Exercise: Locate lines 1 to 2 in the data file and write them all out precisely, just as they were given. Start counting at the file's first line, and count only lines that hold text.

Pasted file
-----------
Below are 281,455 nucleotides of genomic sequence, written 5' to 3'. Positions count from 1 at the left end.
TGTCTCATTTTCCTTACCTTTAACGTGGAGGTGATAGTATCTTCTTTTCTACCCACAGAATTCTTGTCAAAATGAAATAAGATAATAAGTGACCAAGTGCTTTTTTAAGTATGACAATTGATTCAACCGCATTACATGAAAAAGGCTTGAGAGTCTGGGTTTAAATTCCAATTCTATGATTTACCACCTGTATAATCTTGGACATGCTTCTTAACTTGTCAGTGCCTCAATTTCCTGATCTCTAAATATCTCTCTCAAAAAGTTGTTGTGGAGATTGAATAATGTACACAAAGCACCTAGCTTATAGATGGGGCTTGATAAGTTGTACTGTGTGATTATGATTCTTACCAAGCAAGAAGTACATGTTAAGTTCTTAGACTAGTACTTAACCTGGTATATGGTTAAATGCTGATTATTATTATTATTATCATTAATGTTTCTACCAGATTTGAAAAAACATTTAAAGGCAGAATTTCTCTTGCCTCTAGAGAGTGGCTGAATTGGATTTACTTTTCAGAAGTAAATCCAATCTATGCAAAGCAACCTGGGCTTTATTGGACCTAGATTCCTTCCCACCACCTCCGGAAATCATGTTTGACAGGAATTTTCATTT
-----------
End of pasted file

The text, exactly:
Below are 281,455 nucleotides of genomic sequence, written 5' to 3'. Positions count from 1 at the left end.
TGTCTCATTTTCCTTACCTTTAACGTGGAGGTGATAGTATCTTCTTTTCTACCCACAGAATTCTTGTCAAAATGAAATAAGATAATAAGTGACCAAGTGCTTTTTTAAGTATGACAATTGATTCAACCGCATTACATGAAAAAGGCTTGAGAGTCTGGGTTTAAATTCCAATTCTATGATTTACCACCTGTATAATCTTGGACATGCTTCTTAACTTGTCAGTGCCTCAATTTCCTGATCTCTAAATATCTCTCTCAAAAAGTTGTTGTGGAGATTGAATAATGTACACAAAGCACCTAGCTTATAGATGGGGCTTGATAAGTTGTACTGTGTGATTATGATTCTTACCAAGCAAGAAGTACATGTTAAGTTCTTAGACTAGTACTTAACCTGGTATATGGTTAAATGCTGATTATTATTATTATTATCATTAATGTTTCTACCAGATTTGAAAAAACATTTAAAGGCAGAATTTCTCTTGCCTCTAGAGAGTGGCTGAATTGGATTTACTTTTCAGAAGTAAATCCAATCTATGCAAAGCAACCTGGGCTTTATTGGACCTAGATTCCTTCCCACCACCTCCGGAAATCATGTTTGACAGGAATTTTCATTT